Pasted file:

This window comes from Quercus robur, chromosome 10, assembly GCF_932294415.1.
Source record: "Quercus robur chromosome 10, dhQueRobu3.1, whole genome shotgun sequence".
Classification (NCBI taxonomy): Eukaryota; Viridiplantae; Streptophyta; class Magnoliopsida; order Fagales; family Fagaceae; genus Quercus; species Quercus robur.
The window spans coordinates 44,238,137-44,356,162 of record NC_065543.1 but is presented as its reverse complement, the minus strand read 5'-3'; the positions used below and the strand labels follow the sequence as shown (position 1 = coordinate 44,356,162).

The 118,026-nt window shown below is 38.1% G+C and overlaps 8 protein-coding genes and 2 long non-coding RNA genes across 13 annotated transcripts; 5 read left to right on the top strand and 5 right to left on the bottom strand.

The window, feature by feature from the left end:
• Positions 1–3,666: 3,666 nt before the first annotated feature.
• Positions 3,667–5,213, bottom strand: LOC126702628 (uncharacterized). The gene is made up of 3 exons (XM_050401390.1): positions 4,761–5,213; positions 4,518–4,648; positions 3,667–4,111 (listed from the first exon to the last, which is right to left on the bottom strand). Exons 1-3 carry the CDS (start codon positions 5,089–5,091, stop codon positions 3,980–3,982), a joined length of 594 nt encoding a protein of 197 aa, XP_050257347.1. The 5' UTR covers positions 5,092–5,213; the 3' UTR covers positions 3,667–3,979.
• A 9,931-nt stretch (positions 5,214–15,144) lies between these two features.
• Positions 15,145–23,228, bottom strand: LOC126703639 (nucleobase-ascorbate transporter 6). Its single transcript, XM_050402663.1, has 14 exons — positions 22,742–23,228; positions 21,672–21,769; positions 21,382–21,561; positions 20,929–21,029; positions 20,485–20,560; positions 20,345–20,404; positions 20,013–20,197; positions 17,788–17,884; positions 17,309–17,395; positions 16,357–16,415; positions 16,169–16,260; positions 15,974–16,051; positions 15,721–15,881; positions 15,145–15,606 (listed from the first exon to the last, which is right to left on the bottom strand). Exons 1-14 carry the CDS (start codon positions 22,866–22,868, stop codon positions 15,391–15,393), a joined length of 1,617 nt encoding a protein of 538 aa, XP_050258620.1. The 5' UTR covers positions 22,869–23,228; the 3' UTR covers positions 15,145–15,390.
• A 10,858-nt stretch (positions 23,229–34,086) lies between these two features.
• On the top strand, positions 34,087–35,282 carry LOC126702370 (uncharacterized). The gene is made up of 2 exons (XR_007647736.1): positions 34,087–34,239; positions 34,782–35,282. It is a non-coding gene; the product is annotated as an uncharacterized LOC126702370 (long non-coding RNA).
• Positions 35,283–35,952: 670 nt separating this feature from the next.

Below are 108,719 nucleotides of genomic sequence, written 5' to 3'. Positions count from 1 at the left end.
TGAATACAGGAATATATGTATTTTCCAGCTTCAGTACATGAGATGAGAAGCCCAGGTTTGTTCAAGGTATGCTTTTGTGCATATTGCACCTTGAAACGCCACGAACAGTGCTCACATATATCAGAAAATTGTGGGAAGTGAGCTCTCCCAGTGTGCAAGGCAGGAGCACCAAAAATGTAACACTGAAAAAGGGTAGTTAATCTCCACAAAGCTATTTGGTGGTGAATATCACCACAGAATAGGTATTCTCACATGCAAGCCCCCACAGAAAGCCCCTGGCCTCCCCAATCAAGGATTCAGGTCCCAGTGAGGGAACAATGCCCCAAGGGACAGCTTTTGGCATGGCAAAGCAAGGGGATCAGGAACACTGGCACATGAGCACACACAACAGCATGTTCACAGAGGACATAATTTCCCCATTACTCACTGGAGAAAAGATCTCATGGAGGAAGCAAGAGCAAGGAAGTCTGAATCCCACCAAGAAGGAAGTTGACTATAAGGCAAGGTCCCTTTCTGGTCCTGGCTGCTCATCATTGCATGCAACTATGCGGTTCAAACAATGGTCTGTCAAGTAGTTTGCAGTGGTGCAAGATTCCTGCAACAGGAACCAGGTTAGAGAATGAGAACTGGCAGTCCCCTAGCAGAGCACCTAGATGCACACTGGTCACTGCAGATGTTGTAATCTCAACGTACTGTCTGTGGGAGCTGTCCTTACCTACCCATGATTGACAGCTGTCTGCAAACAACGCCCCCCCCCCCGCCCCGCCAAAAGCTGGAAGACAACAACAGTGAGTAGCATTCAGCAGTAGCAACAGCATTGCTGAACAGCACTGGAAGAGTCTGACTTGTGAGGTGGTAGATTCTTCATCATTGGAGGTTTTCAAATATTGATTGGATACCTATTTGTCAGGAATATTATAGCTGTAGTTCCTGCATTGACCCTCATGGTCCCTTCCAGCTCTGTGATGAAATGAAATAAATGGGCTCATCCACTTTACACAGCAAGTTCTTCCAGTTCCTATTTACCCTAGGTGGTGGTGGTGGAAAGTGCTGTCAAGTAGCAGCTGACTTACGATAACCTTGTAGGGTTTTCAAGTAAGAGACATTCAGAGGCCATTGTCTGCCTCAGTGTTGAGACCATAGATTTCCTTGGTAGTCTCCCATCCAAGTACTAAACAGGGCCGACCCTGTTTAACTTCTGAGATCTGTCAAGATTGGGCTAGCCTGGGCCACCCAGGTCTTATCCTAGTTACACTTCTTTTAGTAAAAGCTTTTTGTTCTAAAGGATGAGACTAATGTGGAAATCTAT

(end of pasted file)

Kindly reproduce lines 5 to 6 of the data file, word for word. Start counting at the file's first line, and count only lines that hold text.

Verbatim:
The 118,026-nt window shown below is 38.1% G+C and overlaps 8 protein-coding genes and 2 long non-coding RNA genes across 13 annotated transcripts; 5 read left to right on the top strand and 5 right to left on the bottom strand.

The window, feature by feature from the left end: